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House Bill Would Ban The Use Of Cell Phones On Planes

Noise and safety a concern

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A new bill has been introduced in the U.S. House of Representatives that would ban the use of mobile voice calls while flying in planes.

The new bill co-sponsored by democrat House Representative Pete DeFazio of Oregon, is called the "Hang Up Act" and would still allow text messaging and Web browsing to be used.

Currently the FCC does not permit in-flight voice calls and has put the issue on hold since March 2007.

Pete DeFazio of Oregon
Pete DeFazio of Oregon
(Photo Credit: Defazio.House.gov)

"The public doesn’t want to be subjected to people talking on their cell phones on an already over-packed airplane," DeFazio said. "However, with Internet access just around the corner on U.S. flights, it won’t be long before the ban on voice communications on in-flight planes is lifted.

"Our bill, the HANG UP Act, would ensure that financially strapped airlines don’t drive us towards this noisome disruption in search of further revenue."

According to a survey by the Association of Flight Attendants-CWA and the National Consumers League, 63 percent of respondents said they were against the use of in-flight voice calls. Only 21 percent were in favor of allowing in flight voice calls.

DeFazio also believe that allowing in-flight voice calls would be a safety issues because passengers would not pay attention to announcements and the calls could lead to fights between passengers.

The European Union recently announced it will allow passengers to talk on their cell phones while a plane is in-flight on all commercial airlines.

 

House Bill Would Ban The Use Of Cell Phones On Planes
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  • Guest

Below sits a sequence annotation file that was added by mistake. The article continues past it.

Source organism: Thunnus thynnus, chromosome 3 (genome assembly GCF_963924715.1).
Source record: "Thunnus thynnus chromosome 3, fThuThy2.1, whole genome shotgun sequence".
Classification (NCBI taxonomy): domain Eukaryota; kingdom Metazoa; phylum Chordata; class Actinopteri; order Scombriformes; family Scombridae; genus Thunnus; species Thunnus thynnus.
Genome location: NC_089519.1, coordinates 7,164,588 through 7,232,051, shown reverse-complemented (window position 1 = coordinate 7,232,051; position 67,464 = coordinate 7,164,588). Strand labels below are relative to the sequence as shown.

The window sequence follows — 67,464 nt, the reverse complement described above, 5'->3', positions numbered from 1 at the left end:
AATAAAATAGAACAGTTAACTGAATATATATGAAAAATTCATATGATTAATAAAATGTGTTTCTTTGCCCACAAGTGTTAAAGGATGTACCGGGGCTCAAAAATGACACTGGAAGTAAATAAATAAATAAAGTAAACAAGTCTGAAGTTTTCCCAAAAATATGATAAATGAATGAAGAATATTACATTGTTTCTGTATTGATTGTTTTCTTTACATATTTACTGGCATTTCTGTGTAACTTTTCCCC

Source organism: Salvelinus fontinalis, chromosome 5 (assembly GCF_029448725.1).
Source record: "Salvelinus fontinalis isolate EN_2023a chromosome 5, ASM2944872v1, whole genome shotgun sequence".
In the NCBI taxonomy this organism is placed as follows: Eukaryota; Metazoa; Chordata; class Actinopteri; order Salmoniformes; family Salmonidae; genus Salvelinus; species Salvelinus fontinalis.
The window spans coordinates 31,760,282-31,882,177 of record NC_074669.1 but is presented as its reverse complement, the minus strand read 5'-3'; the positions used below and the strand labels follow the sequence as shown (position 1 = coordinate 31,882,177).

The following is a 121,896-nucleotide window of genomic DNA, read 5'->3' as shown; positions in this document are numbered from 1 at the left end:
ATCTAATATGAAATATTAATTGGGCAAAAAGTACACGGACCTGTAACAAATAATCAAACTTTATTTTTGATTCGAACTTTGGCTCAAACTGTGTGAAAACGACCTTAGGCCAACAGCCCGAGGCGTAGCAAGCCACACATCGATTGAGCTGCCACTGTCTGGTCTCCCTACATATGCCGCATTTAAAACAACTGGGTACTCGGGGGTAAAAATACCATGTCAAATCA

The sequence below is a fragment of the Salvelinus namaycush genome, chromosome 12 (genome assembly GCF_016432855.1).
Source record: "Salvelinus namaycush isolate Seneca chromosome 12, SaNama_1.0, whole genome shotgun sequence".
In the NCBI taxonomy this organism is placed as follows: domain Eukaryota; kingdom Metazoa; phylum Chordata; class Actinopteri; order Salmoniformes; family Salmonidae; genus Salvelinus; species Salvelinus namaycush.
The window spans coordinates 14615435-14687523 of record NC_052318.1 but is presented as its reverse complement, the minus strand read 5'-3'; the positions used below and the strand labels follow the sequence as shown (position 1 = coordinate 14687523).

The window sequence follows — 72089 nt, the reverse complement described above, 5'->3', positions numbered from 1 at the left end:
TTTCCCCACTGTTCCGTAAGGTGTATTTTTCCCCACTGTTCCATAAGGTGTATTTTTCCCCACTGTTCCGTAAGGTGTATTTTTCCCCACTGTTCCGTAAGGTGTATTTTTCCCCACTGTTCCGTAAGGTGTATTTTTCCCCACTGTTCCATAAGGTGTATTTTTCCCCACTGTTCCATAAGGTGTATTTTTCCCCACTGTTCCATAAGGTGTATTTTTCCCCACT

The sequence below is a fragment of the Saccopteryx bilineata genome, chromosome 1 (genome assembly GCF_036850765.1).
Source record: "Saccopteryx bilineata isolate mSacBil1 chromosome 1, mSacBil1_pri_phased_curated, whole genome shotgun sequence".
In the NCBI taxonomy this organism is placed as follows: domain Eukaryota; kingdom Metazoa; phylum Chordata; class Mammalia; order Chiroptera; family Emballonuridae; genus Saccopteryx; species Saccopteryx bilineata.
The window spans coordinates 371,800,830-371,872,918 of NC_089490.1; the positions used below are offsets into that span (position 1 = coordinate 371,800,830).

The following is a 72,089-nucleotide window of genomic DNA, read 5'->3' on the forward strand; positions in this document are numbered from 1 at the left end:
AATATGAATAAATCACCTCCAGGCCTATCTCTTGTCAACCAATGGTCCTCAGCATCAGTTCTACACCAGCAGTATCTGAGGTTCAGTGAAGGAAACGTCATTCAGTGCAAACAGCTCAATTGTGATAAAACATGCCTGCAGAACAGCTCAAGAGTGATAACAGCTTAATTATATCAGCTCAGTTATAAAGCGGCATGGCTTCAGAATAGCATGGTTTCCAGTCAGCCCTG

I’d rather have the Federal government get involved in policing the quality of those conversations when I have to listen to BOTH ends of the convesation. There is nothing more annoying than listening to a couple of blow hards talk about how they are going to create a monopoly for computer operating systems. blah, blah, blah, evil laughter, blah government, blah, blah, blah, back pocket… geez – what a stupid and intrusive proposal.

  • http://www.arwentaylor.com Arwen Taylor

    It’s bad enough having to deal with this on the ground. I’m not going to pay $300-1000 to have to deal with it in the air.

  • Gerard

    Curious how long before some other moron will bring up the constitutional right to counter this nonsense.  Next there will be a night clock that silences every phone at a certain time of night.  One step closer to communism it seems like…geez indeed!

  • Rob

    Instead of legislating, why not let the airlines decide.  Let each compete to see who has the best cell phone free flights.  It’s obvious that the airline industry wants customers, so if there is a public outcry they will conform.  Even if some of them don’t, they should have the right to pursue the niche market of their choice.  If a person doesn’t like listening to the guy next to them, they can complain or fly another airline.

    Not everything needs to be legislated.  The private sector can handle most problems without it, but most importantly people should be free even if it means they are free to be rude.  Less government intervention into most aspects of life will make the USA a better place.

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